The Psycho-analysts must be right in trying to bring more and more of the Unconscious into Consciousness. The progress of man takes him ever from the rule of instinct to the rule of reason. But man is weak and instinct is yet strong. Perhaps M. Coué can help him at any rate to tame it. Somebody once said to Disraeli, 'I hope you are quite well,' and he replied, with solemnity, • Nobody is quite well.' Certainly there are men who have not needed to be well in order to be great. Cæsar, Mabomet, Napoleon, and probably Byron, were all epileptic. It may even be that disease can heighten the mental powers, as foulness will feed the beauty of the lily. Perhaps the hereditary taint which made Beethoven deaf was partly responsible for the symphonies whose glory faded out of hearing for all of him but his soul. It may be that the poison which killed Keats at the age of twenty-five enriched the mature splendour



of the Ode to a Nightingale.' And Chatham's tortured and disordered life may have stimulated the eloquence and the genius which wove the fundamental fabric of a mighty Empire. It is an interesting vein of speculation, not to be worked here.

If man had remained a savage, probably he would not have known disease. It is rare enough among animals, except when their lives have been modified by human interference. On these grounds there are some who wish to bring us back to Nature, to undo the evils of civilisation. They would summon into the province of hygiene those delusions of Rousseau, which yet survive among certain political theorists. The health faddists are usually concerned with food. There are people who believe that a rigid diet of nuts would restore the health and sanity of the race; and no doubt it should revive for them the happy condition of their Darwinian ancestors. If these enthusiasts were to adopt a diet of thistles, they might gain the mental and physical advantages of a more amiable animal than the monkey.

It is not a return to Nature that we need. Man has been toiling throughout the ages to subdue Nature, to make her his slave, instead of being enslaved by her. And he pays the price. The greater his advance, the more hyper-sensitive and neurotic he becomes. He lives more widely and deeply, and he suffers more. Disease is his shame, yet his privilege, the punishment of the good in him as well as the evil. It is the brand of his folly and sloth; but it is also the emblem of his dedication, the cross upon his armoured breast. He has to learn to hold it in check, to prevent its paralysing him in the endless battle, to make his nervous system an ally instead of an enemy, as William James said. He must welcome anything that helps him in this. But he may not hope that the burden will ever be lifted or the struggle ended, for with them would go all that makes possible his heroism and his nobility. In the words of l'ascal, Toutes ces misères-là mêmes prouvent sa grandeur. Ce sont misères de grand seigneur, misères d'un roi dépossédé.'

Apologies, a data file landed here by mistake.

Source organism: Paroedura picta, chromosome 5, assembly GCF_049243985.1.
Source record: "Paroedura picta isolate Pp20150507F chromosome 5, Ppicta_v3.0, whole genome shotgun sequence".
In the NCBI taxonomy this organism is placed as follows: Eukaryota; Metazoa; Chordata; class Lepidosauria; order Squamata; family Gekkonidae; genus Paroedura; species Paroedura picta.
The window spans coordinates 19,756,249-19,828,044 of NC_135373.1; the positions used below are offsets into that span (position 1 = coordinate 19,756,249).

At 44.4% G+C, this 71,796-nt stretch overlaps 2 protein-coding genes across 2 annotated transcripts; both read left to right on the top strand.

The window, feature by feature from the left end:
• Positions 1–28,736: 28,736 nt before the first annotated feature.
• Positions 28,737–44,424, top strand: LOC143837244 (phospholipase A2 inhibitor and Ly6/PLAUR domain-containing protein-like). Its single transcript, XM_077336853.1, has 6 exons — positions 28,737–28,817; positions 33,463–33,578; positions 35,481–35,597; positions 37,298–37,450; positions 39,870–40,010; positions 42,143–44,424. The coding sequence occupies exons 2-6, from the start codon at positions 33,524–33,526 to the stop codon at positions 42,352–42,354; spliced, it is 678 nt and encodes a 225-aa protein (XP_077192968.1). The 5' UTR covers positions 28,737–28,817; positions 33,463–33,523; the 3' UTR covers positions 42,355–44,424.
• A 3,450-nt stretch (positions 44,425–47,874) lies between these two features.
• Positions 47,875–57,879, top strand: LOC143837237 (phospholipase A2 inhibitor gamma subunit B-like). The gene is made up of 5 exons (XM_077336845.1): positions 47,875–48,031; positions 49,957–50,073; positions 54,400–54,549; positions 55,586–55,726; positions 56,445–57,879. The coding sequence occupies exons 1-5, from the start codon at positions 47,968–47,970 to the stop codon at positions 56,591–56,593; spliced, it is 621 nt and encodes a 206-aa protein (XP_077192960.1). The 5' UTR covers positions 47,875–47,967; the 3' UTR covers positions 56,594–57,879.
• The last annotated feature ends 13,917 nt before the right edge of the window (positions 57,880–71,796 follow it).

Reynard the Fox. By John Masefield. Fourth Impres

sion. Heinemann, 1920. THE thud, the rush, the uncertainties, the rapid changes,

, the accidents by field and flood, and the infinite excitements of a fox-hunt, prove circumstances well suited to Mr Masefield's inspiration. The clop and clink of hoofs, the cries of the hounds, the horn and shouts of the huntsmen, make just such vigorous music as he loves to pen in his breathless measures; with such occasional lapse in the metre as, perhaps, suggests the intervention of a field-hedge or a water-jump. He has, also, a catholic sympathy, both with the persons of the hunt-almost as brightly, though not nearly so sedately, drawn as the glowing company that travelled on a certain pilgrimage to Canterbury-as with his three-year fox, which led the chase, hot-foot and helter-skelter, from morning until dusk, over miles of diverse country, and through innumerable places, the names of which conveniently help the rhymes; coming to a conclusion of escape that proves grateful to the reader.

“He crossed the covert, he crawled the bank
To a meuse in the thorns, and there he sank,
With his ears flexed back and his teeth shown white,

In a rat's resolve for a dying bite.' The Reynard of the poem is shown to be a splendid fellow, with such gameness and pluck that, under the illusion of this galloping verse, he wins sympathy and a right ending. Mr Masefield, perhaps through his creative imagination rather than from positive knowledge, is so well acquainted with the habits and psychology of the fox that he is able to picture him in his freedom, from the irresponsibilities of cubhood to the full-grown life, with its loves and rivalries, the stealthy hunting, the red-toothed kill, and the hiding in the secret earth, safe from the spades of the diggers and the intrusions of searching terriers.

The cleverest of four-legged creatures, the fox has to use all his instincts and wit to foil his many enemies and run free; and we can well believe Mr Masefield's suggestion that Reynard, conscious of his strength of sinews